+ 0 - 2 | § Heading To The Cape

Big Head Todd & The MonstersThough the old DM crowd will likely recognize the name from the band's frequent appearances in Oxford, I can't say that I've heard much about Big Head Todd & The Monsters in a decade or so. According to liveDaily, though, the group has written a new song that has become the Return-to-Flight theme song and will be on hand for the launch.
The song, "Blue Sky," will be available exclusively on iTMS starting Tuesday.

+ 2 - 1 | § RTF Update

STS-114In a midnight meeting last night, it was decided that Hurricane Dennis does not pose enough of a threat to merit rolling Discovery back from the pad and scrapping the July 13 launch date.

T -5 days, 6 hours, 17 minutes.
And still counting!

Addendum: Technically, the official countdown will begin Sunday.

07 July 2005

+ 1 - 3 | § RTF Update

STS-114During the night, Hurricane Dennis continued to the west, moving Kennedy Space Center out of its apparent likely paths.

T -6 Days, 5 Hours, 18 minutes. And counting.

+ 2 - 1 | § GO To Orbit Again Update

Greg OlsenItar-Tass is reporting that Roskosmos has announced that Greg Olson will become the third space tourist to visit the International Space Station on October's Soyuz launch.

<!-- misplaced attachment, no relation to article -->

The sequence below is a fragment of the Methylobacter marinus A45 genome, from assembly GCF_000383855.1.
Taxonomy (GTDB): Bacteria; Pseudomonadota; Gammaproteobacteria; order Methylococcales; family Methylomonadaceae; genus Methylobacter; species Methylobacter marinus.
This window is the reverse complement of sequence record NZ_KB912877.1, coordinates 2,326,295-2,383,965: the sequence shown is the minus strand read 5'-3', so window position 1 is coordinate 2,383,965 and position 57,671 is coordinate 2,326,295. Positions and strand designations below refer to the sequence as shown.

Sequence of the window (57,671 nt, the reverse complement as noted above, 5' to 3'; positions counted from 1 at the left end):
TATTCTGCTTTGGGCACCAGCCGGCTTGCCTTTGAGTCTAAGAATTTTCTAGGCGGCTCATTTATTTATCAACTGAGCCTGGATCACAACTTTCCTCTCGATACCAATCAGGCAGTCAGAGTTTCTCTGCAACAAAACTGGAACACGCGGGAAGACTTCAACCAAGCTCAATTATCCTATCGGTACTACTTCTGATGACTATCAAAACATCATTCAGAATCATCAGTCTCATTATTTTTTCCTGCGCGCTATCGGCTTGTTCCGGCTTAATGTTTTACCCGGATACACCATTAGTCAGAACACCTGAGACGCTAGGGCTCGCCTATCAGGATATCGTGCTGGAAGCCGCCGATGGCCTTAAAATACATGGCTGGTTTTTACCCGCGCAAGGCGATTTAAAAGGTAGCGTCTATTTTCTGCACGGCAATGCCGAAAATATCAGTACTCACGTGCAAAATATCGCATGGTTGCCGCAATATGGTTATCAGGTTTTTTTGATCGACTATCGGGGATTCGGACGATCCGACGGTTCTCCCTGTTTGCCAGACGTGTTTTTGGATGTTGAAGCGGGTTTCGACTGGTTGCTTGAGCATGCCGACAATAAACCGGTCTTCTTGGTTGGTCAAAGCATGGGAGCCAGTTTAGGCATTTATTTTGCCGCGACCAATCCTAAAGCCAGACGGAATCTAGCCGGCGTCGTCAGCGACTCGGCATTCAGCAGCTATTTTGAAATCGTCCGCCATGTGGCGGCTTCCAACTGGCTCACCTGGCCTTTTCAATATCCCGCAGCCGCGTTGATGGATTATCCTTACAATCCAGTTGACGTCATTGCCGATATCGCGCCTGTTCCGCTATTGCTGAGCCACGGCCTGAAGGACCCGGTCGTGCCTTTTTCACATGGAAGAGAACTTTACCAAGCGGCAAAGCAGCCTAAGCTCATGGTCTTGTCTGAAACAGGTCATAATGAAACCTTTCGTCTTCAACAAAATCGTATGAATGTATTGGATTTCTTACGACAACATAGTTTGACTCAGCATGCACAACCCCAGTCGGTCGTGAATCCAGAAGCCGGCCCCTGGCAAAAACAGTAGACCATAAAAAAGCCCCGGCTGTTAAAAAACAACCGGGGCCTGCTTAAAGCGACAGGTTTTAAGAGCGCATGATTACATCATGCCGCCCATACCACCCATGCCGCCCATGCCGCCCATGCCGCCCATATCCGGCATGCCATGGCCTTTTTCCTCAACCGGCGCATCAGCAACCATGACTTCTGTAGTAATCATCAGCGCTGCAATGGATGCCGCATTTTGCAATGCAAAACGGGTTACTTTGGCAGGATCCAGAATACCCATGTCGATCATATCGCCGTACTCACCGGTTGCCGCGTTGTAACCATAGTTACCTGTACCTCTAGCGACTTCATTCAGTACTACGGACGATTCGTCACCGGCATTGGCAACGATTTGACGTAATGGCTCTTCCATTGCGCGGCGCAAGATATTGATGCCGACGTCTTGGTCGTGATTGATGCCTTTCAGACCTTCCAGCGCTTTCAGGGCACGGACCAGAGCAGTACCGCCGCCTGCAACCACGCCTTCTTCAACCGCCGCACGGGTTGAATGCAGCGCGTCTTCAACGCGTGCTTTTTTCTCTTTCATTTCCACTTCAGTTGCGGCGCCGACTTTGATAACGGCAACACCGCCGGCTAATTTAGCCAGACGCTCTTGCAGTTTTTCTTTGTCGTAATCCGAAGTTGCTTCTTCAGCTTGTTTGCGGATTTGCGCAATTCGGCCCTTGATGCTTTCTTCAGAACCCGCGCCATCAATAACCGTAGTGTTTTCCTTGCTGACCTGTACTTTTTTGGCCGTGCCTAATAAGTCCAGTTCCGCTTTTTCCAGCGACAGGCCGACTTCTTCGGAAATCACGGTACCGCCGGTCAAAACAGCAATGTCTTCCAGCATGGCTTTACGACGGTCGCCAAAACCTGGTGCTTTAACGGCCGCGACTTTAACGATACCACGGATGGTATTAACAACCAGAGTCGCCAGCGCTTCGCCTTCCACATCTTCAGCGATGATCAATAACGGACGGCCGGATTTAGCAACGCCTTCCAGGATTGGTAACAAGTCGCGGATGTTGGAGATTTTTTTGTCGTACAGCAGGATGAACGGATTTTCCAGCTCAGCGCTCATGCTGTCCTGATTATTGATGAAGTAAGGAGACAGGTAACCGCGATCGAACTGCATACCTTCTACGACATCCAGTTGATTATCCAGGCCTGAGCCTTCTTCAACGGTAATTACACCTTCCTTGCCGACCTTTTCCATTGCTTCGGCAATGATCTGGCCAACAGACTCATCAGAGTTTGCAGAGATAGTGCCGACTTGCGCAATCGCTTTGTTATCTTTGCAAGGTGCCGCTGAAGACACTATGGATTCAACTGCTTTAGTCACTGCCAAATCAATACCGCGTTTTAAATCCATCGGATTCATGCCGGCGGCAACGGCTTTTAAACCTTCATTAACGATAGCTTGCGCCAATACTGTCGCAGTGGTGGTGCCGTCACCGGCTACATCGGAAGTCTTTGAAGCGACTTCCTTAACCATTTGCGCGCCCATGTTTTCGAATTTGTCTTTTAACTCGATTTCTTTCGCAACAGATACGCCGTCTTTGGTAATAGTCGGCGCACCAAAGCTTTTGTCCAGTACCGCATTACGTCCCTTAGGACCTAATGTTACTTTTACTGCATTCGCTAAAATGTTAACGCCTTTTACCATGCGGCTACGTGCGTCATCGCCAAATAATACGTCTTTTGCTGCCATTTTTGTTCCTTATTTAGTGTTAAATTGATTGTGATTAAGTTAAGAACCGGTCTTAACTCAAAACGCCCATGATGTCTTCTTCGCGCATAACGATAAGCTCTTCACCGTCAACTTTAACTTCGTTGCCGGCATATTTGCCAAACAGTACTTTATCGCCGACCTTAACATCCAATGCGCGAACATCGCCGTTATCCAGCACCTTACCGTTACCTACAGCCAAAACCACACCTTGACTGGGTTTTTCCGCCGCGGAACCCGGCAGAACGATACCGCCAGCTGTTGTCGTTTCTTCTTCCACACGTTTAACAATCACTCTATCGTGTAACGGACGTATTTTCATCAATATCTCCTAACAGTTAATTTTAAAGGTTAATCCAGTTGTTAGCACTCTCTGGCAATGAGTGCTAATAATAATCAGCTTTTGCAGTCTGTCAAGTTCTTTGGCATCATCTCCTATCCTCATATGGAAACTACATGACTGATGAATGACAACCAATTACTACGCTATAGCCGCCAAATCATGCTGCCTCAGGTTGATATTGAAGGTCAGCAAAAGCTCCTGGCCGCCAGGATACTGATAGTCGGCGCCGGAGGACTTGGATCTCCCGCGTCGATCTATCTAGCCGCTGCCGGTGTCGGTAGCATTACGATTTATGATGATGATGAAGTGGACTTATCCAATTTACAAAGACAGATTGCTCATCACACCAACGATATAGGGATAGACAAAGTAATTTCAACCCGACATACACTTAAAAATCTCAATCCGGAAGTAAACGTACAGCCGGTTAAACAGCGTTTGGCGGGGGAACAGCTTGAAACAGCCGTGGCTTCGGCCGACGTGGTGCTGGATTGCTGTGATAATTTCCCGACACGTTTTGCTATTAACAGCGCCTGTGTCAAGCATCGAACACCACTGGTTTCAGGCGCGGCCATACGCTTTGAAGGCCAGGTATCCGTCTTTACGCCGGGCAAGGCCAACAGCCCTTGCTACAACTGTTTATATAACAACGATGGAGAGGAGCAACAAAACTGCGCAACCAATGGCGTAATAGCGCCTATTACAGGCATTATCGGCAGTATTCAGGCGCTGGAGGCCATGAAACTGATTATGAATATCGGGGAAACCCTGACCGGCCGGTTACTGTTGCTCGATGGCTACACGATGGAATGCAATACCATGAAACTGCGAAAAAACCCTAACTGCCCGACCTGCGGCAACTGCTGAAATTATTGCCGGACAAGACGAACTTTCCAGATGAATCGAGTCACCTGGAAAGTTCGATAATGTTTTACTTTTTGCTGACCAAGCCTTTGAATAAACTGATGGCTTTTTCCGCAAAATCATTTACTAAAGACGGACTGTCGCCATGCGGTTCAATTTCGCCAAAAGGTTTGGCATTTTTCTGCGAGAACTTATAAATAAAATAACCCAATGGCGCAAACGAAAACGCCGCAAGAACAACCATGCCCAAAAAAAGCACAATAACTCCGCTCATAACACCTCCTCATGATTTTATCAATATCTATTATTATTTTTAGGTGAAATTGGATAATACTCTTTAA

06 July 2005

+ 1 - 1 | § RTF Update

STS-114In announcing the official launch date after the FRR last week, NASA officials said the biggest concern that could stop STS-114 from taking off on July 13 was weather. Now, one week before the launch, NASA is keeping an eye on Tropical Storm Dennis. While the storm is currently expected to move away from the Cape, the possibility that it could cause damaging winds at KSC could lead to the Shuttle being moved off the pad, and the launch delayed.

+ 1 - 2 | § Looking Back

STS-107 patchAs the world looks ahead to next week's launch of the Space Shuttle Discovery, the AP's Marcia Dunn looks back to the disastrous last Space Shuttle mission, with a profile of four men tied to the loss of Columbia.

05 July 2005

+ 2 - 2 | § SDLV Times Two

In-line SDHLVsingle-stick SDLVThe concepts aren't really new, but NASA Watch is reporting than it's now official that NASA plans to use Shuttle-derived launch vehicles to support the Vision for Space Exploration.